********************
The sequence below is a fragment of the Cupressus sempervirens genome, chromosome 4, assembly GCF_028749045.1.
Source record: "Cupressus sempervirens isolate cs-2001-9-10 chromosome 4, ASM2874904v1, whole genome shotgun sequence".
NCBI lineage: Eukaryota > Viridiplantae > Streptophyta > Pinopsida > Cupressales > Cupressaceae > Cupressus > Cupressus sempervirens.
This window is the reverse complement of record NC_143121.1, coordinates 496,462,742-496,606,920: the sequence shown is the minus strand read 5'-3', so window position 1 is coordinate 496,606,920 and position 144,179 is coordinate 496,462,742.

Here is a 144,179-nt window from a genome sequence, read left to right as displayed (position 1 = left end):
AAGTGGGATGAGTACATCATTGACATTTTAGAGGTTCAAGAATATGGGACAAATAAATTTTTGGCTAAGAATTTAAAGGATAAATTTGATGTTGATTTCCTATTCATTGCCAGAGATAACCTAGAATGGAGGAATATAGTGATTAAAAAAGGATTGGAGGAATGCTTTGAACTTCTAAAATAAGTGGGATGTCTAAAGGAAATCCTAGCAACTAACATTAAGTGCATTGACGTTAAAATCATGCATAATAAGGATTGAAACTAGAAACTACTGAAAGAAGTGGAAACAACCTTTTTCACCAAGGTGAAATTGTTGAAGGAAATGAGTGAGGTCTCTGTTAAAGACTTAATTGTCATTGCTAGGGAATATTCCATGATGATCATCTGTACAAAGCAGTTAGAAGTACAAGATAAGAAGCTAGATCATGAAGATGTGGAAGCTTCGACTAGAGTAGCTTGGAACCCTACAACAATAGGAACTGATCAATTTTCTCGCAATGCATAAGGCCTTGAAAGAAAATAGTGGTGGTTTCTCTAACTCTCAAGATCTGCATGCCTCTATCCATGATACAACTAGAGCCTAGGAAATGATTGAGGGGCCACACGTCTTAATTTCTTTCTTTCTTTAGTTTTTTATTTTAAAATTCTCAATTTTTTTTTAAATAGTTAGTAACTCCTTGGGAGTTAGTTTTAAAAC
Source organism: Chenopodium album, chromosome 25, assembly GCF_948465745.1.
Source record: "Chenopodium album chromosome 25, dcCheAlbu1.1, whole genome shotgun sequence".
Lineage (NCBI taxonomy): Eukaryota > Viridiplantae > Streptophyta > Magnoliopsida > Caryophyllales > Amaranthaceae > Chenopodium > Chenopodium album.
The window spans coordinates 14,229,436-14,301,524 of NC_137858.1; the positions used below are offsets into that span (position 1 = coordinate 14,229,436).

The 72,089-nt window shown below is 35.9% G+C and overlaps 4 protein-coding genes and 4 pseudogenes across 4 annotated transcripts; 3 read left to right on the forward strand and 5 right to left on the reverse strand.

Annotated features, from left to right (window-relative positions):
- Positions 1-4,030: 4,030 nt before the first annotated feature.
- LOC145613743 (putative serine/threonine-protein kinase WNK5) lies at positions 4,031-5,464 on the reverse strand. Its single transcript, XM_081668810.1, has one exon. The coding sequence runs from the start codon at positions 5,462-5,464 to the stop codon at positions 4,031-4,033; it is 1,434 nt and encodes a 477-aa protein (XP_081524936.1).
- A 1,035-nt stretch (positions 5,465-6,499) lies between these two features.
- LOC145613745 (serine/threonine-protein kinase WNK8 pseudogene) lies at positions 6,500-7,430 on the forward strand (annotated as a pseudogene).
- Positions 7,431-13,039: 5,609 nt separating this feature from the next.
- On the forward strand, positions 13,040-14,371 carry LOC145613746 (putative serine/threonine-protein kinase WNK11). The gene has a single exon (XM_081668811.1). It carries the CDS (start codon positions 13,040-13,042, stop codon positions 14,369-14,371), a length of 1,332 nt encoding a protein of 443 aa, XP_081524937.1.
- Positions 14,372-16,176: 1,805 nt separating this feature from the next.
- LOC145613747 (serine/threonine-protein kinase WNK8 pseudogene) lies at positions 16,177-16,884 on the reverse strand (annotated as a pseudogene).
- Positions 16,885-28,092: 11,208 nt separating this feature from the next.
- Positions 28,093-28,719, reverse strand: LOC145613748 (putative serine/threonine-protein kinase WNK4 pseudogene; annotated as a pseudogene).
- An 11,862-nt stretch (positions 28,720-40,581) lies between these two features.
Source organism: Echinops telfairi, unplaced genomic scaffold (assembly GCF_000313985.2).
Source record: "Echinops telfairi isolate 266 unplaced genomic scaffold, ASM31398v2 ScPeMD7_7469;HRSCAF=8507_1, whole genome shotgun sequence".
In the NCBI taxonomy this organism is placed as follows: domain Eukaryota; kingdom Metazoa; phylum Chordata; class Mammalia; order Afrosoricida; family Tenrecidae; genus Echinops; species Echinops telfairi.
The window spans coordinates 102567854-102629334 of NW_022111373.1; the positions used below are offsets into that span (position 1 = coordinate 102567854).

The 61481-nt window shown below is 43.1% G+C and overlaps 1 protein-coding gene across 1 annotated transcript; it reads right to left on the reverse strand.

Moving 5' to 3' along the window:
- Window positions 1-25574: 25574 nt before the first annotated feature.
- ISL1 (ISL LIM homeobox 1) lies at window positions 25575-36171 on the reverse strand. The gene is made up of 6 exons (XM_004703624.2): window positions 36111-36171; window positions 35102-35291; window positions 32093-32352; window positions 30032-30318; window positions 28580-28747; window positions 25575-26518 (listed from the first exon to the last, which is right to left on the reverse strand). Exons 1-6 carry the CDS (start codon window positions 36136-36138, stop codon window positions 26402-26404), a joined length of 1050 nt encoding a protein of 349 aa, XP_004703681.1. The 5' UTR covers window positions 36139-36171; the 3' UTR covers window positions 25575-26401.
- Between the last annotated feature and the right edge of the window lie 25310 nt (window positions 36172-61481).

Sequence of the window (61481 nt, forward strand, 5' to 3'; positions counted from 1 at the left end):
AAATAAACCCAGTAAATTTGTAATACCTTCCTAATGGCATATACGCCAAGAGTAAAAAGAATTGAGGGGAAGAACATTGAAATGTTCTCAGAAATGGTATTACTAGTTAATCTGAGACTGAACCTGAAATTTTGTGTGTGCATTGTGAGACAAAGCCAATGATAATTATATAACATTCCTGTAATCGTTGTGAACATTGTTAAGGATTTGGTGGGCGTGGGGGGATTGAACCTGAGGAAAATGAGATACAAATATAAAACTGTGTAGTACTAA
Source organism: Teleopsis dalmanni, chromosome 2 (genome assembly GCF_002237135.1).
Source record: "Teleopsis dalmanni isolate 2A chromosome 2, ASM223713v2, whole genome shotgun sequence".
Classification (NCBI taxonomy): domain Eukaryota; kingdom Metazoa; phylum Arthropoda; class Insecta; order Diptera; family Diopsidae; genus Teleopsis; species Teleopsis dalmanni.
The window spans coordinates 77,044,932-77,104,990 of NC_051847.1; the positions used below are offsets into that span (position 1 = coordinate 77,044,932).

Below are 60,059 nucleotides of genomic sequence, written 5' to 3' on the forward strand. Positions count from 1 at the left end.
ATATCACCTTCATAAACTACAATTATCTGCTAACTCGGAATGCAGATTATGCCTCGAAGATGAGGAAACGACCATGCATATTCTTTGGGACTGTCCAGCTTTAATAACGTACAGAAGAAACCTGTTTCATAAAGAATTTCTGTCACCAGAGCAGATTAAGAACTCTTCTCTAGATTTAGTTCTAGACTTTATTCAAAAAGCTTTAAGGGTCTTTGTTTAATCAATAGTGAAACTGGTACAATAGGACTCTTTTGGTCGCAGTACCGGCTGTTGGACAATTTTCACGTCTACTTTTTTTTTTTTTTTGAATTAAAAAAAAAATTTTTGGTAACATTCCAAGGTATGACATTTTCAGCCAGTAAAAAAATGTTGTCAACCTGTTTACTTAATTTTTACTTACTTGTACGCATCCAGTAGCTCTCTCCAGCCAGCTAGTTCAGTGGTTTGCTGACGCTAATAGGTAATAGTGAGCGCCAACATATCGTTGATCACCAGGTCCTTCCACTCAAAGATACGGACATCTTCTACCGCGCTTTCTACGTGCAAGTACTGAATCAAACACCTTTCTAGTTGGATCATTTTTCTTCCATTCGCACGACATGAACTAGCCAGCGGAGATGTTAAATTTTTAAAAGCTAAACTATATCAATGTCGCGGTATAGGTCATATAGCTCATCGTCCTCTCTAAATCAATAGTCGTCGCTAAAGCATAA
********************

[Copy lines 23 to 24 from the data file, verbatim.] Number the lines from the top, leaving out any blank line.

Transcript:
- An 11,862-nt stretch (positions 28,720-40,581) lies between these two features.
Source organism: Echinops telfairi, unplaced genomic scaffold (assembly GCF_000313985.2).